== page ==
5. Bathroom countertops that are the right height when sitting on a stool. Mirrors lowered and lighting increased. Automatic pill dispensers.
  6. Elimination of throw rugs or other tripping hazards, like wires or cables, clutter and knick-knacks. Cut back on the amount of furniture in each room that must be navigated around to move easily, either when walking, in a wheelchair or with a walker or cane.
  7. More lighting throughout home. As our sight dims extra lighting will be necessary for safe movement and tasks.
  8. Doors wide enough to accommodate a wheelchair, flooring that is easy to navigate (often that means eliminating carpeting), and flush thresholds to help eliminate tripping. Changeover to door levers instead of door knobs.
  9. Emergency lighting (least several working flashlights nearby) if the power fails and medical/security monitoring in case of falls or threats of criminal activity. Cell phones or wireless phones close by.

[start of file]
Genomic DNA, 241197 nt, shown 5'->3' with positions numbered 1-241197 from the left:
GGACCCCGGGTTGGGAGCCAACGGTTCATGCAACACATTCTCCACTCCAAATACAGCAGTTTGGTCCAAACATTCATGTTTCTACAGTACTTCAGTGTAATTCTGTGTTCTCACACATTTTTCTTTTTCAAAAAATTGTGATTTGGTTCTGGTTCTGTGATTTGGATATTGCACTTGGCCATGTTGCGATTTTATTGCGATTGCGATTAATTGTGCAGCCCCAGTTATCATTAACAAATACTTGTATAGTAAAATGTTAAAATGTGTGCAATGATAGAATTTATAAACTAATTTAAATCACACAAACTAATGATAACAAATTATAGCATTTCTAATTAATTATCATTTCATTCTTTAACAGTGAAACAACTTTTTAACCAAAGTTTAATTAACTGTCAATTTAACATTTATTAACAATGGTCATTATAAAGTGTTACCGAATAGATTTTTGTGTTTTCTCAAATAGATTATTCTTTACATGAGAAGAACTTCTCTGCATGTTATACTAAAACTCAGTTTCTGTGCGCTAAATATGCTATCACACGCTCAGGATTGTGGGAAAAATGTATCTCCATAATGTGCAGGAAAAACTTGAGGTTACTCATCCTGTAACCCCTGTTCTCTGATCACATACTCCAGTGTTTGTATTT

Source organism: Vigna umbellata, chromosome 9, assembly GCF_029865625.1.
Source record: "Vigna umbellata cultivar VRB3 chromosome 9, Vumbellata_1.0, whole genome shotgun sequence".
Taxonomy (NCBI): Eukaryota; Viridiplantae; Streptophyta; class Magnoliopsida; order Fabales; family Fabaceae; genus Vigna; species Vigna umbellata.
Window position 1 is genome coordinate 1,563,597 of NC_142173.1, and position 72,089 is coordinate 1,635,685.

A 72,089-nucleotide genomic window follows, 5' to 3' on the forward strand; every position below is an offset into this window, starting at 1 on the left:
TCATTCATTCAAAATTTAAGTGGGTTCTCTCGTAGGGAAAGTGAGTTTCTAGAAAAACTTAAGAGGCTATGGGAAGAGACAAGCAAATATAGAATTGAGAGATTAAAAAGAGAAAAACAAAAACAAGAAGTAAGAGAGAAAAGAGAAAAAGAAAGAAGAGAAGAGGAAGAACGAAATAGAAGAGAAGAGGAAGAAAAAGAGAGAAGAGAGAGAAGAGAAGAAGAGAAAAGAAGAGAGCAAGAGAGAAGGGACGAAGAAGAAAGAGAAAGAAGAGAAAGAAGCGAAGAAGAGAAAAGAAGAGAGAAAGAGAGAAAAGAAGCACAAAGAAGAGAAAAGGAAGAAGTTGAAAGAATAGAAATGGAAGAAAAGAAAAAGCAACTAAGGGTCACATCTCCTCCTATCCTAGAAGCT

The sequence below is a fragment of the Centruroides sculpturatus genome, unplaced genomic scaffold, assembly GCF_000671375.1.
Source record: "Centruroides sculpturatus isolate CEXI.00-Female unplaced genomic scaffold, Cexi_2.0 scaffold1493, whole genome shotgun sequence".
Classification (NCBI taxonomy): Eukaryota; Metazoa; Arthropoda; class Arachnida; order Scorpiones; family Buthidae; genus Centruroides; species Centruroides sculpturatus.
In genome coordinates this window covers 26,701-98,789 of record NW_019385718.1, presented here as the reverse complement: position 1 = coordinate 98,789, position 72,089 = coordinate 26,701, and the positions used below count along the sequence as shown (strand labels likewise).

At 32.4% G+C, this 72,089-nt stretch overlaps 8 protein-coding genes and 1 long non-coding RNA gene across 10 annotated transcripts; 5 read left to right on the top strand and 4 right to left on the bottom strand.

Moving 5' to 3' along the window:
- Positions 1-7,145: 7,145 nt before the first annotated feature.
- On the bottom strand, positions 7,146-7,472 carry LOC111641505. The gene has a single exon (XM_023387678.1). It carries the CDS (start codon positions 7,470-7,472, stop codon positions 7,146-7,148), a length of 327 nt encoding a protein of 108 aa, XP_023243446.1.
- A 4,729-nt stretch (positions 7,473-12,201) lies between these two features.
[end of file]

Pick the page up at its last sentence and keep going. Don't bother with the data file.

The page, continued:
10. Closeness of family or friends to be able to check on your welfare on a regular basis.
  11. Adequate medical facilities that are close enough for both regular and emergency treatment. Arrangements made with home health organizations to provide nursing or physical care.  Emergency phone numbers posted in several locations of the home.
  12. Low vision equipment and tools if needed. Things like talking clocks, extra-loud ringers or door bells, and reading magnifiers may be necessary.

aging in place
credit: home4alifetime.com
Staying in your home as you age will take some effort and money. Your goal is to remain surrounded by familiar things and settings as long as you can do so safely. 

This list is not exhaustive, but should give you a good start in deciding if you can make your house into your age-in-place home.